Founding Documents: The Meaning of the Declaration of Independence.

On June 8, 1776, the Continental Congress voted to write a declaration of independence. It named a committee to do the writing. One of its members was Thomas Jefferson, a lawyer from Virginia. He had been a leader in Virginia, and Virginia had elected him to the Continental Congress. The others on the committee were too busy with the revolution to work on the declaration, so Jefferson wrote it alone.

  • Resource Type: Lesson Plans
  • Subject: Foundations of Democracy
  • Grades: 9, 10, 11, 12

Grade 9-10 What was Most “Revolutionary” About the Declaration of Independence?

This lesson will use a close reading of the Declaration of Independence to explore the American colonists’ reasons for separating from Great Britain. By the conclusion of the lesson, student will understand the role of the Declaration in encouraging support for American Independence, and in laying the groundwork for a new system of government and individual rights.

  • Resource Type: Lesson Plans
  • Subject: Foundations of Democracy
  • Grades: 9, 10

Grade 6 “When in the Course of Human Events:” Introducing the Declaration of Independence

This lesson will use a close reading of the Declaration of Independence to explore the American colonists’ reasons for separating from Great Britain. By the conclusion of this lesson, students should be able to identify the specific arguments made for Independence. Students will assess the objectives of the Declaration and identify if and how the drafters may have fallen short of some of their stated goals.

  • Resource Type: Lesson Plans
  • Subject: Foundations of Democracy
  • Grades: 6

Understanding the Declaration of Independence

This lesson examines the Declaration of Independence and the key ideas behind it. Students read the second paragraph of the Declaration and select the most compelling ideas in it. Then, working in small groups, students create public service announcements to demonstrate their understanding of key ideas expressed in the document and explain why they think these ideas are important today.

  • Resource Type: Lesson Plans, Modules (Teaching Unit)
  • Subject: Foundations of Democracy
  • Grades: 5, 6, 7, 8

Forward to the Future: The Declaration of Independence in Our Lives

Essential Question: How are the ideas from the Declaration of Independence connected to our government today?

In this lesson, developed in collaboration with the National Archives, students will work through stations, considering various primary documents, in order to answer the essential question.

  • Resource Type: Lesson Plans, Primary Sources
  • Subject: Foundations of Democracy
  • Grades: 6, 7, 8, 9, 10, 11, 12

Constitution of the United States with Index and the Declaration of Independence, Pocket Edition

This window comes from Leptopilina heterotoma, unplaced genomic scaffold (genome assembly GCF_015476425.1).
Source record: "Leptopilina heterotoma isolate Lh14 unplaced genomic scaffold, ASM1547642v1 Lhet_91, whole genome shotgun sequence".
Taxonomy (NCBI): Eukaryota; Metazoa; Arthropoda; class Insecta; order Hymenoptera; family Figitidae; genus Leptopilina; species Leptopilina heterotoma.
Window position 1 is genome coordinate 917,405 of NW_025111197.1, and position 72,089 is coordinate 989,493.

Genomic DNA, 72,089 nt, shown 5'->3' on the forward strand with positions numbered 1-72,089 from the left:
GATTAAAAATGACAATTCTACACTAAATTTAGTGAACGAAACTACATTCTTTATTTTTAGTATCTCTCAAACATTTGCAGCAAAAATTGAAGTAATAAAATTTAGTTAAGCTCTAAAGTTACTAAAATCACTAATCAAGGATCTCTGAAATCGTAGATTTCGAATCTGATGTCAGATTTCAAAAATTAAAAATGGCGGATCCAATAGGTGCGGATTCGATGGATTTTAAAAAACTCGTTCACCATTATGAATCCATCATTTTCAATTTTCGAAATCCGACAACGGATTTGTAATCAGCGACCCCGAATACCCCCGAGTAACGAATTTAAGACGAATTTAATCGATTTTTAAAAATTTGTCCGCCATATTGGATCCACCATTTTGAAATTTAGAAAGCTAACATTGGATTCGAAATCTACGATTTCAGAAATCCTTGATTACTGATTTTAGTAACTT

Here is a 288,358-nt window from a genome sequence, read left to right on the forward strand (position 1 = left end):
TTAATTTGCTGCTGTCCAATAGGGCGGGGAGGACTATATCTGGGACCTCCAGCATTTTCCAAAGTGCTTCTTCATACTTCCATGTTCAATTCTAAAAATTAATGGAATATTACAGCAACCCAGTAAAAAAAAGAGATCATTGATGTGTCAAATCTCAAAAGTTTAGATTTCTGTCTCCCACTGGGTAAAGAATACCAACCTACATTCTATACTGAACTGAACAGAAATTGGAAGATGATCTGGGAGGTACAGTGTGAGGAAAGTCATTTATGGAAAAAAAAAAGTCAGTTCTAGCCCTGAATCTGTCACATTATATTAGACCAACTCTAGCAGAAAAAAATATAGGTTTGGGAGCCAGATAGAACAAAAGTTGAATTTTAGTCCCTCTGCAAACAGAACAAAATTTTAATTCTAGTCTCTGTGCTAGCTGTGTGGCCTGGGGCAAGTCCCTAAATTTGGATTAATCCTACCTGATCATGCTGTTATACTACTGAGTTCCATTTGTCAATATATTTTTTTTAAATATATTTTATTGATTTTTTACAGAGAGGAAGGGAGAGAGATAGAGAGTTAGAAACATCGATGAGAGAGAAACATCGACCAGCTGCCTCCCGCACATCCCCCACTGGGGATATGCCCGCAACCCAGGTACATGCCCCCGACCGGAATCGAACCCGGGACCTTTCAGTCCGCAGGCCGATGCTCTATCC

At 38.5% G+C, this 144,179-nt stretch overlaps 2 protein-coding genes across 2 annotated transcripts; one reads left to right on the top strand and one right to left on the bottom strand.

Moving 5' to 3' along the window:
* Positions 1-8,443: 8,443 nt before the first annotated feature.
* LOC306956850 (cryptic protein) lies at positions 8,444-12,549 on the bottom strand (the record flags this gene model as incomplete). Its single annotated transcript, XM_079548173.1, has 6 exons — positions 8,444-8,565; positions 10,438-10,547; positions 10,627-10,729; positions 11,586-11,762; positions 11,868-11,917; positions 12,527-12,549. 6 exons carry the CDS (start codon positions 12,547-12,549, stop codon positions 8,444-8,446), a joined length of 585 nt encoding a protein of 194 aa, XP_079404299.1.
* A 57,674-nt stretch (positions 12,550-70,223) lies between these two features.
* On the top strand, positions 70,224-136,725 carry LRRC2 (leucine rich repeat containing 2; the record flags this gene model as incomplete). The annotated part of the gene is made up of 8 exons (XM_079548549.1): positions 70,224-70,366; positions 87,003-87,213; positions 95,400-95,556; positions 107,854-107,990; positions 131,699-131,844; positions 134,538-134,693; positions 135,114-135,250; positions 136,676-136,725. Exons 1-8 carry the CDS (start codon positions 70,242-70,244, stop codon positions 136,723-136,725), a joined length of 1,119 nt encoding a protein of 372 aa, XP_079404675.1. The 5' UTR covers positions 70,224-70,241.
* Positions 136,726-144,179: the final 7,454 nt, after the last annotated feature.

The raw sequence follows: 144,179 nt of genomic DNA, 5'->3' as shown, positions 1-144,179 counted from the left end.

This is the 25th pocket edition of the complete text of two core documents of American democracy, the Constitution of the United States (with amendments) and the Declaration of Independence. The resolution calling for the ratification of Constitutional Convention is also included. A topical index to the Constitution is provided. (House Document 112-29, 2012)

  • Resource Type: Books, Primary Sources
  • Subject: Federal Government
  • Grades: 7, 8, 9, 10, 11, 12

Life, Liberty, and the Pursuit of Happiness: A Lesson on the Declaration of Independence

With this teacher-created lesson plan, students will be able to: understand the meaning and central ideas of the Declaration of Independence; cite textual evidence to analyze this primary source; and analyze the structure of the document. Common Core-aligned.

  • Resource Type: Lesson Plans, Primary Sources
  • Subject: Citizenship
  • Grades: 11, 12

“All Men and Women Are Created Equal”: The Declaration of Sentiments from the Seneca Falls Convention (1848)

Elizabeth Cady Stanton (1815–1902) and Lucretia Mott (1793–1880), American activists for abolition of slavery and early activists for women’s rights, convened the first major conference on women’s issues in Seneca Falls, New York in 1848. Students will be able to: understand the meaning and central ideas of the Declaration of Sentiments; cite textual evidence to analyze these primary sources; and compare and contrast the meaning and structure of the documents.

  • Resource Type: Lesson Plans, Primary Sources
  • Subject: Rights and Responsibilities
  • Grades: 11, 12

The Declaration of Independence: From Rough Draft to Proclamation

Students will analyze an unidentified historical document and draw conclusions about what this document was for, who created it, and why. After the document is identified as Thomas Jefferson’s “original Rough draught” of the Declaration of Independence, students will compare its text to that of the final document adopted by Congress on July 4, 1776 and discuss the significance of differences in wording.

  • Resource Type: Lesson Plans, Primary Sources
  • Subject: Federal Government
  • Grades: 6, 7, 8, 9, 10, 11, 12